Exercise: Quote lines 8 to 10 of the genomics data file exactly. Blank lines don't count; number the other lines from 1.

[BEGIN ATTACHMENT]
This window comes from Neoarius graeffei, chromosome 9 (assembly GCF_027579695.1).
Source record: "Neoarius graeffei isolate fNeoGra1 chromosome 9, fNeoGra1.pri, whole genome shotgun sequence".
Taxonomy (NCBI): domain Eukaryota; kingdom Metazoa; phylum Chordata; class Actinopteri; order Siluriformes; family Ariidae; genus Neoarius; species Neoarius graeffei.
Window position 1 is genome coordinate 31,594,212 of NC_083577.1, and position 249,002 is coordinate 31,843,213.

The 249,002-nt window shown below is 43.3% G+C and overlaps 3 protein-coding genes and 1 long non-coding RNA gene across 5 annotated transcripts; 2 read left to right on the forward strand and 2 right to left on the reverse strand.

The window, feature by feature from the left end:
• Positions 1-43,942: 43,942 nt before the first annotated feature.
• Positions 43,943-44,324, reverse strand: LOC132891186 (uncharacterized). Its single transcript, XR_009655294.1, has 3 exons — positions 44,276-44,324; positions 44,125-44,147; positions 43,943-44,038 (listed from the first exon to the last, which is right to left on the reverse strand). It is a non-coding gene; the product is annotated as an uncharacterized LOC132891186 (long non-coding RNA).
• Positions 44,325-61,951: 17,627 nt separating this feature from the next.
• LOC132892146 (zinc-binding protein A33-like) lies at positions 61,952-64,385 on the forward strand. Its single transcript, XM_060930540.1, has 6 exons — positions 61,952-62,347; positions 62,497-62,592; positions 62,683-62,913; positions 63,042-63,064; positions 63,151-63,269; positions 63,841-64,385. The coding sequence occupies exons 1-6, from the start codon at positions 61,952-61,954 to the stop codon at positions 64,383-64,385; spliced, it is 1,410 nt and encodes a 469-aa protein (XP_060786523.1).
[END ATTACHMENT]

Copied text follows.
• Positions 43,943-44,324, reverse strand: LOC132891186 (uncharacterized). Its single transcript, XR_009655294.1, has 3 exons — positions 44,276-44,324; positions 44,125-44,147; positions 43,943-44,038 (listed from the first exon to the last, which is right to left on the reverse strand). It is a non-coding gene; the product is annotated as an uncharacterized LOC132891186 (long non-coding RNA).
• Positions 44,325-61,951: 17,627 nt separating this feature from the next.
• LOC132892146 (zinc-binding protein A33-like) lies at positions 61,952-64,385 on the forward strand. Its single transcript, XM_060930540.1, has 6 exons — positions 61,952-62,347; positions 62,497-62,592; positions 62,683-62,913; positions 63,042-63,064; positions 63,151-63,269; positions 63,841-64,385. The coding sequence occupies exons 1-6, from the start codon at positions 61,952-61,954 to the stop codon at positions 64,383-64,385; spliced, it is 1,410 nt and encodes a 469-aa protein (XP_060786523.1).